Secondly, what you might call “sleazy Soho”. The district was once famous as the centre of London's vice industry, and although it has been very much cleaned up by the authorities remnants cling on in the sex shops and “men only” clubs. These are scattered throughout the area, with perhaps a concentration on and around Wardour Street, but although you may find them distasteful you shouldn’t feel threatened by their presence in any way – although if you’re travelling with children you could find that they provoke one or two questions you’d rather not have to answer.

Thirdly, the most animated part of the district in my view, gay Soho, centred on Old Compton Street and its off-shoots such as Greek and Frith Streets. Soho has always been the most tolerant part of London and is now the heart of the capital's vibrant gay scene. This will be apparent to anyone walking these streets, but should not deter straight visitors from spending time here; this is a very inclusive community and I know from my own experience that pubs and bars are likely to welcome all comers equally. This is also the heart of the Italian part of Soho, with the wonderful institution that is Bar Italia and many other great coffee shops besides. Sit at a pavement café with a cappuccino and watch the world go by – a people-watcher’s paradise! We came here to watch the World Cup Final in 2006 and when Italy won everyone spilled out onto the streets to party – see photos 2 & 3. As Chris is part-Italian, he was very happy to join in the celebrations :)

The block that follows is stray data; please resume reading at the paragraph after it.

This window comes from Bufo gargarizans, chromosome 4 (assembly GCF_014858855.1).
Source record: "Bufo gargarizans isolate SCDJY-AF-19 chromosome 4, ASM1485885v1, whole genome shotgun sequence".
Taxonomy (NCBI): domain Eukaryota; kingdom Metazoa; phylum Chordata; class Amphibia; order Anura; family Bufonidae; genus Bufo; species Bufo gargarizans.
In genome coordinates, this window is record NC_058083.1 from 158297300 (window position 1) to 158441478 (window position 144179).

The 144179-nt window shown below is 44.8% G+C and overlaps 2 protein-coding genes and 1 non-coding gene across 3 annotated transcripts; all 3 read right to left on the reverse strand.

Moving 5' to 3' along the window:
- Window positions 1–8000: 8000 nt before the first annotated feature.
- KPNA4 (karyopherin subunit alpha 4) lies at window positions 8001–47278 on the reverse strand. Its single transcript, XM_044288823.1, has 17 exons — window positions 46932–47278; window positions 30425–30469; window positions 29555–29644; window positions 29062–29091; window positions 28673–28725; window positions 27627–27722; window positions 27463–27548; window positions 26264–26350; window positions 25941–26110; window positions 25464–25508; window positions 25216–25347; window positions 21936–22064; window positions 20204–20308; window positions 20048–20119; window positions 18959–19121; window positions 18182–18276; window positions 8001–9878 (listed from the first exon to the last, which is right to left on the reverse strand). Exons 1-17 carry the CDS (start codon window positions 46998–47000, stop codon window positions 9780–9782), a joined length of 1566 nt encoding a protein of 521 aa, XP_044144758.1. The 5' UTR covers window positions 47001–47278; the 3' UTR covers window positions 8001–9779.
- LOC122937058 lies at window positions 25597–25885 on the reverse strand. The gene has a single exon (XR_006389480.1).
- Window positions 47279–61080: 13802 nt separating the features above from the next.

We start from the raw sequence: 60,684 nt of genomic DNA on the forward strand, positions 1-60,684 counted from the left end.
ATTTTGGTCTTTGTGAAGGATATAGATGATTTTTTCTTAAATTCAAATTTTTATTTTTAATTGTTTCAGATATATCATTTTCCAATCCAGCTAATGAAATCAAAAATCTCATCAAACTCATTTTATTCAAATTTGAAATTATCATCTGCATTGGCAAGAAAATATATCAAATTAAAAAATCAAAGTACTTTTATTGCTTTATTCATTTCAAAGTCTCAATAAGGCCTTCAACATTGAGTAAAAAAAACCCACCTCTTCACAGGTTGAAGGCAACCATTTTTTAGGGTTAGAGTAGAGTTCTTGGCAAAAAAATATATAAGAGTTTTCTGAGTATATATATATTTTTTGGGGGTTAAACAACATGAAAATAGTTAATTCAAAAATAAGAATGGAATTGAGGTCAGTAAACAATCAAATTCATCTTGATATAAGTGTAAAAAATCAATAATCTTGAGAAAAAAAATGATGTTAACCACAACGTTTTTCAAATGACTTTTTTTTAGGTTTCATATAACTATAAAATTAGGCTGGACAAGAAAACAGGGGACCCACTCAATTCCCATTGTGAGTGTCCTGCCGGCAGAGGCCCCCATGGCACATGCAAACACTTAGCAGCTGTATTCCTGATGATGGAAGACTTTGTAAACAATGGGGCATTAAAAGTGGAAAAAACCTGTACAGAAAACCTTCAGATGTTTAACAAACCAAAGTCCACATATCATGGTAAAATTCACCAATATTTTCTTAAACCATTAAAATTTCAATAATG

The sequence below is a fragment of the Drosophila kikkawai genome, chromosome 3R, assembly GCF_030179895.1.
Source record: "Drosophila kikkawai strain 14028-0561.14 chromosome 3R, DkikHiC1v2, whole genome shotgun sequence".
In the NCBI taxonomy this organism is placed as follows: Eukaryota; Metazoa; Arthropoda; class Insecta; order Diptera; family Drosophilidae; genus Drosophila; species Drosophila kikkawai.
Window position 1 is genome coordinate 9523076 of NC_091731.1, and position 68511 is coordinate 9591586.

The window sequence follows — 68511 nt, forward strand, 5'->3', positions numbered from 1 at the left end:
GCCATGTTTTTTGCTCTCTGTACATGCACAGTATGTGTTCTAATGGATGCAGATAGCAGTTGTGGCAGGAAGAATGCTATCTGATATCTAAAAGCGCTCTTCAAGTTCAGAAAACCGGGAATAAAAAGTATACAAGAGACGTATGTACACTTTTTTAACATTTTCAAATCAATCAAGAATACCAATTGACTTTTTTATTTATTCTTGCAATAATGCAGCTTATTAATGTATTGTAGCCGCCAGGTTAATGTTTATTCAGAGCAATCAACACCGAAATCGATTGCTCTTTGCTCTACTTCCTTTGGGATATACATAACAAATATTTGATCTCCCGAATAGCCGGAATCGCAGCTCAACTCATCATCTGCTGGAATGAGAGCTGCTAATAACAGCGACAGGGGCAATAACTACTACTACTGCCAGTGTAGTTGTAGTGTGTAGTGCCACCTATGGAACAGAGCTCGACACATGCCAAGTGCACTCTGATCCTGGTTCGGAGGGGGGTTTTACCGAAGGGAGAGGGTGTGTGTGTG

Kew Gardens.
in Richmond,...

by eladr

Kew Gardens.
in Richmond, Surrey, is both a beautiful park and an important botanical research centre. There's a vast expanse of lawn and formal gardens and two soaring Victorian conservatories - the Palm House and the Temperate House - which are home to exotic plant life. Hampstead Heath is one of the few places in London where you can actually forget that you're in the middle of an 800-sq-mile (1300 sq km) city. There are woods, meadows, hills and bathing ponds and, most importantly of all, lots of space.

Call Home from Here

by scottishvisitor

Red Telephone boxes used to be a common site in the UK but have been replaced by grey British Telecom boxes, fortunately there are still some around. Old London has kept the most Red Boxes. Keep your eyes peeled they still do exist, Edinburgh still has some as does Pennan near Fraserburgh which has a rather famous one.

"Pack Lite"

by Fergie01

My tip: 'Luggage with Wheels', is the only way to go and a back-pack.!
Heathrow airport is one of the busiest airport in London. Pack lite" as I over packed and just didn't need all the clothes. we went in December 2003 for 3 weeks and the weather just doesn't get as cold and it does in Ontario, Canada. It is frosty but pretty mild, we never needed winter boots. And their grass stays GREEN through the winter.

Oh ya, if you ever need anything, check out the Charity Shops, much like our Value Village stores. Everything in the charity shops are British items so check the labels out and get a great deal! I did!!! They have all that you need over there. Just think about an adaptor if you are looking to curl or straighten your hair. Most hotels, carry hairdryers, not sure about B&B's. Bring extra batteries and films...lots to take, I used 7 rolls of film in 3 weeks. If digital, bring an extra memory card!!


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 Mabledon Court Hotel

We've found that other people looking for this hotel also know it by these names:

Mabledon Court London
Hotel Mabledon Court

Address: 10-11 Mabledon Place, London, England WC1H